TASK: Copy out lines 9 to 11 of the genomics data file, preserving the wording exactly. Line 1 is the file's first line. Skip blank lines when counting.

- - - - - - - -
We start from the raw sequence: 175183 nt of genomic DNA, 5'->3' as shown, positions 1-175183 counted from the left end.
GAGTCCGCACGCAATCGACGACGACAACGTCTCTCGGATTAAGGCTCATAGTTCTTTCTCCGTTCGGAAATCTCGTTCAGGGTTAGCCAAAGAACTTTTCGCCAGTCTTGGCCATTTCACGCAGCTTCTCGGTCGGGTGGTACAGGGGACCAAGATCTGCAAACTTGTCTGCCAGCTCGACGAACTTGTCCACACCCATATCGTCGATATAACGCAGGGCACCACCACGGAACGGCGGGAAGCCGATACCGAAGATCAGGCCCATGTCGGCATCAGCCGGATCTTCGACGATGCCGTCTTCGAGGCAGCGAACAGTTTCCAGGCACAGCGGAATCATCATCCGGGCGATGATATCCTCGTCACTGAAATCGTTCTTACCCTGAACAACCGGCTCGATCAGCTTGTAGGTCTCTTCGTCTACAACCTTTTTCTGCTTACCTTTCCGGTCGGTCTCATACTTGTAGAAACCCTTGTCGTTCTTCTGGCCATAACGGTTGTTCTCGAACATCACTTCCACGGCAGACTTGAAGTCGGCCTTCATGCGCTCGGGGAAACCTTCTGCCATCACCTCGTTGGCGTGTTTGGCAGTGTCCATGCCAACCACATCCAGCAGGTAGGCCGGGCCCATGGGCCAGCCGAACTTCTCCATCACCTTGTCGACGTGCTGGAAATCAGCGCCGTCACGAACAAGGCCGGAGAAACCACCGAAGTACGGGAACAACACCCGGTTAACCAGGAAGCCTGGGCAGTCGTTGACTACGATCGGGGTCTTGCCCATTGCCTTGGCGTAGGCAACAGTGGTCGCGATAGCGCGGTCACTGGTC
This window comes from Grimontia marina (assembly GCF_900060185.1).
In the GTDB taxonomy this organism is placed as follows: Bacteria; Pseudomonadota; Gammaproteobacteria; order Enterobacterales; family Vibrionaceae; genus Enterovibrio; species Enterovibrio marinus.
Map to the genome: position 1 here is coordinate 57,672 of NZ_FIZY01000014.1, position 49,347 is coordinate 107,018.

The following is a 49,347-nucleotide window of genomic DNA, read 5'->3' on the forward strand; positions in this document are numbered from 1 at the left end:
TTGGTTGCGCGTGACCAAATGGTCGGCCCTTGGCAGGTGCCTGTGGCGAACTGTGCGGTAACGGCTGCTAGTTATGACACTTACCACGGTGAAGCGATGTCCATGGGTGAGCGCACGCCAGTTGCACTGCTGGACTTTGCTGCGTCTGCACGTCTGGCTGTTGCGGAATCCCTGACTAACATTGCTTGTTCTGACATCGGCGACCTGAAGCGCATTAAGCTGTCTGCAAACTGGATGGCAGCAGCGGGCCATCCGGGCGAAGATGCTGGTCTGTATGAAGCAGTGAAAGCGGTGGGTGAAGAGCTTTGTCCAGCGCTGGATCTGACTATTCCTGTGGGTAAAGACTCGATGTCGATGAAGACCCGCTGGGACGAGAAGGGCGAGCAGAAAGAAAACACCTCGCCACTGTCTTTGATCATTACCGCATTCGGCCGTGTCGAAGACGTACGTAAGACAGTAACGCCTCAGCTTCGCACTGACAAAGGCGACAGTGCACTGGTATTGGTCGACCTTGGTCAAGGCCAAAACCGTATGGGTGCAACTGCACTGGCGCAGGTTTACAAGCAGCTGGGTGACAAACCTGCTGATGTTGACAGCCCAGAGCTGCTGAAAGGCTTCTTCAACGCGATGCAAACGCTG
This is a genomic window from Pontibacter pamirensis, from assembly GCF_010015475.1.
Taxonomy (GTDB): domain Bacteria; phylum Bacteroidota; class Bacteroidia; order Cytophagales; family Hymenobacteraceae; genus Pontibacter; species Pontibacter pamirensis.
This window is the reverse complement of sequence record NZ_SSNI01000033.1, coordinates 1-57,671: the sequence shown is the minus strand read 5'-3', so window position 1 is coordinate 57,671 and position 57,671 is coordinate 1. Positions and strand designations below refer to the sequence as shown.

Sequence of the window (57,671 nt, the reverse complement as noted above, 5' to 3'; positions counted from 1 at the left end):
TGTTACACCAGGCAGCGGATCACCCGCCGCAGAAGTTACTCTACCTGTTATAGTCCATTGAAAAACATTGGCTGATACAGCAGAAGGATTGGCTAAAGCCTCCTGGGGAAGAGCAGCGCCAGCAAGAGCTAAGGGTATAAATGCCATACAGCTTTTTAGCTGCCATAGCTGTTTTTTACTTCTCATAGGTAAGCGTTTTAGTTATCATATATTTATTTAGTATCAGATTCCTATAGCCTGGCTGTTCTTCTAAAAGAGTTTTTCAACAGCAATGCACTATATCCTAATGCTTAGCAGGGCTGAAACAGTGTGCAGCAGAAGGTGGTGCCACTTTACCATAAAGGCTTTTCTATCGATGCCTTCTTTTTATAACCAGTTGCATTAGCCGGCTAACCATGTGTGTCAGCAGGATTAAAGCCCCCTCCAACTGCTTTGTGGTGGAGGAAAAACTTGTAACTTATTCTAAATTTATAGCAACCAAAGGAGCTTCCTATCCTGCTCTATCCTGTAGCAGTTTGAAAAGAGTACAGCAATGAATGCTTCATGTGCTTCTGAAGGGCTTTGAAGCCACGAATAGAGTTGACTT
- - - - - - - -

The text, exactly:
Taxonomy (GTDB): domain Bacteria; phylum Bacteroidota; class Bacteroidia; order Cytophagales; family Hymenobacteraceae; genus Pontibacter; species Pontibacter pamirensis.
This window is the reverse complement of sequence record NZ_SSNI01000033.1, coordinates 1-57,671: the sequence shown is the minus strand read 5'-3', so window position 1 is coordinate 57,671 and position 57,671 is coordinate 1. Positions and strand designations below refer to the sequence as shown.

Sequence of the window (57,671 nt, the reverse complement as noted above, 5' to 3'; positions counted from 1 at the left end):